The IVC Filter Lawsuit
Retrievable IVC filters are small metal devices that can be surgically placed in the inferior vena cava to catch blood clots and prevent them from traveling to the lungs, heart, and brain. Unfortunately, design flaws have caused a number of complications for patients, which has led to an influx of lawsuits against Johnson & Johnson.
Many patients have experienced complications after having a retrievable inferior vena cava (IVC) filter implanted. IVC filters are small metal devices that are designed to catch blood clots in the bloodstream before they can migrate and become a pulmonary embolism or other potentially serious health condition. However, because of design flaws and improper warnings about the dangers posed by these devices, there has been an increase in claims regarding an IVC filter lawsuit against the manufacturers. If you have experienced any negative complications after having an IVC filter placed, please contact an attorney to explore your legal options.
What is an IVC Filter?
IVC filters are small, cage-like medical devices that are intended to prevent life-threatening blood clots from migrating into the heart, lungs, or brain. These devices are designed to be implanted in the IVC (which carries blood to the heart from the lower half of the body) in patients who are at an especially high risk for developing a pulmonary embolism or other serious condition. IVC filters are intended to trap blood clots in the vein, causing them to dissipate before they can develop into a more serious condition. IVC filters are commonly recommended for patients who are unable to take anticoagulant medications or have been unresponsive to other therapies. These retrievable devices are not intended to be left in the body for an extended period of time, and should be removed when the patient is no longer in danger of developing an adverse condition.
Lawsuits Stemming from IVC Filter Complications
The IVC filter lawsuit alleges that the companies that manufacture some of these devices, C. R. Bard and Cook Medical, failed to properly warn patients and medical professionals of the risks associated with IVC filters. Similarly to the Essure® implantable birth control device, IVC filters can fracture or migrate, sending pieces of metal throughout the body, which can perforate tissue, blood vessels, and major organs. When this occurs, patients are at an increased risk for:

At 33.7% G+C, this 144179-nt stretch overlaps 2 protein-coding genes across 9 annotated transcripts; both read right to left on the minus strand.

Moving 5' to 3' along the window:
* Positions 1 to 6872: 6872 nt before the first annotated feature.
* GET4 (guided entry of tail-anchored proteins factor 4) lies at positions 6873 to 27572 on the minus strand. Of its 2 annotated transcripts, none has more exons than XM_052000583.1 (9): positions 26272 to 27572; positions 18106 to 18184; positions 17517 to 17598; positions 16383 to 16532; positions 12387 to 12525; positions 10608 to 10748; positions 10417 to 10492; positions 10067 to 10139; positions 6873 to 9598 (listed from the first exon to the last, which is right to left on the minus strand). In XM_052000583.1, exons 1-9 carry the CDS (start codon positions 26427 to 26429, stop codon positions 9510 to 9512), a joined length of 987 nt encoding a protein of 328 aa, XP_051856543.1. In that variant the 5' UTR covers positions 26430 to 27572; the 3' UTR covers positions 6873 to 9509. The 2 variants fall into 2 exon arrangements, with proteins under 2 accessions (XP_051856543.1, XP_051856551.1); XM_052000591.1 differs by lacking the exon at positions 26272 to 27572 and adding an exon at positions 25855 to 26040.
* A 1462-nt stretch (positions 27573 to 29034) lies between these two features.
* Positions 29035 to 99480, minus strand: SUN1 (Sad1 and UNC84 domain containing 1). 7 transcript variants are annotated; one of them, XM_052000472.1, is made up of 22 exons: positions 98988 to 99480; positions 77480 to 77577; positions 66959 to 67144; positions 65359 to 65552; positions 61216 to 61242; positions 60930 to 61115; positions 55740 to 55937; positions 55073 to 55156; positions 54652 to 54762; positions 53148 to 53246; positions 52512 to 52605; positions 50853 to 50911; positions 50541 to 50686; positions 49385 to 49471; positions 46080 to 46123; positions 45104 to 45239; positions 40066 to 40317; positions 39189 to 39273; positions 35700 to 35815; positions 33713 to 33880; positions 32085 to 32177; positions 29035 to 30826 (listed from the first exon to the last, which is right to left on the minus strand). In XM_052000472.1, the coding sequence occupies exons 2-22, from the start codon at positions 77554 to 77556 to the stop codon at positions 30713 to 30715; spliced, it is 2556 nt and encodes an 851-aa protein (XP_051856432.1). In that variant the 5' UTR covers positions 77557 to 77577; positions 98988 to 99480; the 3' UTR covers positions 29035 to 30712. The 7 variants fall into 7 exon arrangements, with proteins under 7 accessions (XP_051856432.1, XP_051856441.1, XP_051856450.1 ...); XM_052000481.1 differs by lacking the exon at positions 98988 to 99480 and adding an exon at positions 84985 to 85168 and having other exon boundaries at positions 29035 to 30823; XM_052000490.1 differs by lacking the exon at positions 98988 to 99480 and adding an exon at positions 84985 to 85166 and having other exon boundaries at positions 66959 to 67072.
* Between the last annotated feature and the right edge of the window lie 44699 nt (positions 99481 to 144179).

- Organ damage
- Cardiac tamponade (fluid build-up caused by a clogged filter that blocks blood flow to the heart)
- Deep vein thrombosis (DVT)
- Pulmonary embolism
In addition to the dangers associated with the device itself, there have also been allegations that the manufacturers suppressed evidence from their own research that indicated that IVC filters were dangerous. It has also been alleged that Bard even went as far as forging a regulatory specialist’s signature on an application to obtain Food and Drug Administration (FDA) approval for the device.
Filed claims have alleged that the design flaws in the devices themselves have led to an increased risk of complications from devices that fracture easily.
In August 2010, the FDA issued a warning to medical professionals about the possible risks and complications associated with retrievable IVC filters, and instructed that these devices should be removed after the danger of developing a pulmonary embolism has passed.
In May 2014, the FDA updated their warning to healthcare professionals and advised that patients may be facing an increased risk of complications from their IVC filter the longer that it remains in the body. Additionally, the administration updated their safety statement and indicated that ideally, the devices should be removed between 29-54 days after they were implanted.
Failure to Properly Warn of Danger
Individual IVC filter lawsuits have alleged that the manufacturers of the devices failed to properly warn both healthcare practitioners and patients of the importance of removing the IVC filters after they had been implanted. Had patients and physicians been fully informed of the inherent dangers of the devices, many would have chosen another treatment method with a lower degree of risk.
Filed claims have also alleged that the design flaws in the devices themselves have led to an increased risk of complications from devices that fracture easily. It is believed that these flaws may have led to perforation of the vena cava and other major organs by small pieces of the fractured IVC filter.